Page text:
Steelers

Lolley’s Kickoff: Matchups, stats, picks ☕

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Devlin Hodges scrambles against the Ravens last week. - MATT SUNDAY / DKPS

CARSON, Calif. -- When the 2019 season began, you'd have gotten good odds on both the Steelers and Chargers winning their respective divisions.

Neither was quite the favorite, mind you, but smart money gave them both solid chances to do so. And both were considered strong playoff contenders in the AFC, which doesn't have the overall depth of the NFC.

That's why when these two teams meet Sunday night at Dignity Health Sports Park, the Chargers' temporary home in Los Angeles, neither has given up on their season, despite slow starts.

Both have been rocked by injuries. For the Steelers, it's been at quarterback, where Ben Roethlisberger and now his replacement, Mason Rudolph, are both out. Undrafted rookie Devlin Hodges will make his first career start while Rudolph recovers from a concussion suffered in last week's 26-23 overtime loss to the Ravens.

For the Chargers, the injuries have been more widespread. All-Pro safety Derwin James was lost at training camp, while left tackle Russell Okung developed a heart issue that has sidelined him all season. Just this past week, the Chargers lost Pro Bowl center Mike Pouncey, the twin brother of Steelers' center Maurkice Pouncey, leaving an already sub-par line even more thin.

It's added up to a 1-4 start for the Steelers -- with their past three losses coming by a combined nine points -- and a 2-3 start for the Chargers, including a shocker at home last week to the previously winless Broncos.

But neither team is ready to pack things in.

“We know they have dealt with some injuries on the other side," Chargers quarterback Philip Rivers said. "It will be a tough challenge. You see with them some of the games they have lost, how they have been down to the wire also. It will be a heck of a game, as it seems like we have had a handful the last decade plus with Pittsburgh, and they all come down to the wire. It will be a heck of a game.”

Just like last season's 33-30 win by the Chargers in Pittsburgh, where Rivers led the visitors back from a 23-7 deficit.

But the Chargers were excellent on the road last season. They went 8-0 in games in which they actually got on an airplane in the regular season, with a loss as the road team to the Rams in Los Angeles as their lone road blemish last season. They also won as a home team in London against the Titans.

In two seasons playing games at Dignity Health Sports Park -- a soccer complex that seats 27,000 -- the Chargers are 5-5. They don't have much of a home field advantage.

And the stadium has typically been filled with fans of the other team. There are worse places for a young quarterback to be making his first career start, especially one from a small school such as Hodges, a product of Samford. Seibert Stadium, where Samford plays its home games, has a seating capacity of 6,700.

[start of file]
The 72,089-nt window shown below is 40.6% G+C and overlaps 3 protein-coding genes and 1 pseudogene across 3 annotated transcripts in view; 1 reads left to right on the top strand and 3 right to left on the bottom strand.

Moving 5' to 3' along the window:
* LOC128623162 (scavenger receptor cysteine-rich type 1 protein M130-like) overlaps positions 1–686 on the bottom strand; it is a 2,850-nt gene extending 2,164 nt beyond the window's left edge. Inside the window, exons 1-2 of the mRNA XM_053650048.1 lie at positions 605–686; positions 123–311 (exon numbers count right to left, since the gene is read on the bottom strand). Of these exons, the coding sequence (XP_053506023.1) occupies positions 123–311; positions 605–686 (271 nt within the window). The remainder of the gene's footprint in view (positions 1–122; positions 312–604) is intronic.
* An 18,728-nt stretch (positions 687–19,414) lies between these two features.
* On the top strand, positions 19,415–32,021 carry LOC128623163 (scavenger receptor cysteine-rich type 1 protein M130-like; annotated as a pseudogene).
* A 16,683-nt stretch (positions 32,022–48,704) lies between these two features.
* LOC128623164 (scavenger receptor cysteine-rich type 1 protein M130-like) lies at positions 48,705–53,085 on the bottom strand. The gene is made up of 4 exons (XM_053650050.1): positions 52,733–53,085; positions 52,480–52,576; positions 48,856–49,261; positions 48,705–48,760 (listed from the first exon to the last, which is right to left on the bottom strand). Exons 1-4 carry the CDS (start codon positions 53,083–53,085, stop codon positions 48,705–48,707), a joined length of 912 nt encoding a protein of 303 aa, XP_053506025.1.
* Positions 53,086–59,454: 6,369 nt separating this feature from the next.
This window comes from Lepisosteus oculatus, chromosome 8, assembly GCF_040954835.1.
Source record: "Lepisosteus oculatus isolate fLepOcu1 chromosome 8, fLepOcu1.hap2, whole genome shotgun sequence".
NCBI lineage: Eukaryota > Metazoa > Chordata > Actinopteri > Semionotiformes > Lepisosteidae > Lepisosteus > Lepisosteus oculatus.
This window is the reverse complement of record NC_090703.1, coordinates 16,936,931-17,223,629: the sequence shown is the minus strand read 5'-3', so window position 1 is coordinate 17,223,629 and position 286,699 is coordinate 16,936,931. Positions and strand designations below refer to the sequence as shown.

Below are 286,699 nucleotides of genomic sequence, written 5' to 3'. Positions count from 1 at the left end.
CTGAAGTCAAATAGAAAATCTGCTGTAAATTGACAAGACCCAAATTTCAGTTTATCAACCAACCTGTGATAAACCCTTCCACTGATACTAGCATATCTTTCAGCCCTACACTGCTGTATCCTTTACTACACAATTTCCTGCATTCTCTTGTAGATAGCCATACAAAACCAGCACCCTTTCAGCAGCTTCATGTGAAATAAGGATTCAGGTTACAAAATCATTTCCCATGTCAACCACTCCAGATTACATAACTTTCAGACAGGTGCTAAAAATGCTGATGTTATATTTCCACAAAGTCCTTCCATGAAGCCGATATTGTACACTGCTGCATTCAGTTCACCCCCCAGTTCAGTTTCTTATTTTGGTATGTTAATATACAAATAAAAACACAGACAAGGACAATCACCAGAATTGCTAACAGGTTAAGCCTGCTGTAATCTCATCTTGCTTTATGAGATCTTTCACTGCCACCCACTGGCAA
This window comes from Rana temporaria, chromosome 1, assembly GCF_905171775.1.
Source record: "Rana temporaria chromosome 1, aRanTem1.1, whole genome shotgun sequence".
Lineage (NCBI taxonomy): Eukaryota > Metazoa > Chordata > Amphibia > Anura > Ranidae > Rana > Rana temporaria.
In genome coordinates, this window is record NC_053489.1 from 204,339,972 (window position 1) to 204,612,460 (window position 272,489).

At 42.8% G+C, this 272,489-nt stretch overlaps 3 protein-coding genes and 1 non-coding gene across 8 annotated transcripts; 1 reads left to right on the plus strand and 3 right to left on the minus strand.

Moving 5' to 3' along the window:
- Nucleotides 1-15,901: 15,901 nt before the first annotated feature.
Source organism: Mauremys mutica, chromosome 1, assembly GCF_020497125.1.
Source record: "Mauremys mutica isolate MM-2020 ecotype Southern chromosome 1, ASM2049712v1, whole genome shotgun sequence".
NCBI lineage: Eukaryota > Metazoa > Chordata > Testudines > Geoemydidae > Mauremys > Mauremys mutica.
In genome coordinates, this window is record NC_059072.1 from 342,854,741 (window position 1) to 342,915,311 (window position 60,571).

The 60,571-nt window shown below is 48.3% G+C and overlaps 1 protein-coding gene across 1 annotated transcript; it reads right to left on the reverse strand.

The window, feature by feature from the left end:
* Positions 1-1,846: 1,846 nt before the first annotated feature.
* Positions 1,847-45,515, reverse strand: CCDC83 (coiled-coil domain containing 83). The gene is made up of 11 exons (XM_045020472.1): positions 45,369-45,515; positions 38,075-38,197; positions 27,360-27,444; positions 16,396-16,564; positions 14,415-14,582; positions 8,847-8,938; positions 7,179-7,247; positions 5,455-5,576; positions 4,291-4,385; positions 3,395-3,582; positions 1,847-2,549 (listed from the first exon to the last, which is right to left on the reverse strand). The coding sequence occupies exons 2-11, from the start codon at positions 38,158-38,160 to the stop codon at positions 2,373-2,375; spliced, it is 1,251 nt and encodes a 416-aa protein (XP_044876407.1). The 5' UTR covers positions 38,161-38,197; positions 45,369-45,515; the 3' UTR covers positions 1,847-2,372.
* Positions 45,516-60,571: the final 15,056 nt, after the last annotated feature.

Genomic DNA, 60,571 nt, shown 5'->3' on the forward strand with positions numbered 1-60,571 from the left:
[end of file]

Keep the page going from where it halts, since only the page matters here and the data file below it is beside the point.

"You can’t keep it simple that it’s so simple that it’s not effective, but you better be careful, and maybe just go back in time and see the things he’s done really well," Steelers offensive coordinator Randy Fichtner said of planning for Hodges to start. "He’s had some in-game experience in preseason. He’s had a lot of scrimmage-type opportunities down in training camp. Friday night lights, things like that. So, when you start pulling out some of the old tape there and start looking, and say, “Wow, remember Duck did that.”

That's what little available tape there is of Hodges. Chargers coach Anthony Lynn admitted his team wasn't aware of Hodges in the pre-draft process and has had to play catch-up.

"We just saw a little snap of him last week," Lynn said. "We went back and looked at what he did in college. He broke Steve McNair’s all-time passing records. There were times when he was on the big stage at Florida State, he only threw for 475 yards and two TDs, and he goes to Mississippi State and throws for 470 yards and four TDs. It just seems like being at a small school, every time he had the chance to play on a big stage he showed up.

“I watched him last week when he came in the game, he was very prepared. It was obvious. They went straight down the field and scored. He seems like a good football player.”

Will that be enough? That remains to be seen.

But know that both teams are not just hungry, they're starving for a victory.

"I’m only concerned with the outcome," Steelers defensive end Cameron Heyward said. "It’s hard to think positive when we’re not getting the outcome we want. We’re trucking along and trying to turn the ship. I know we’ve got good players in here. I know we’ve got the defense to do it."

Now, the only question is whether they have the quarterback to do so.

“He is an exciting kid,” said Maurkice Pouncey of Hodges. “He's motivated. He has a lot of confidence. That is what you like to see in a quarterback.

"He is cool as hell, too.”

It'd be a lot cooler if he'd win.

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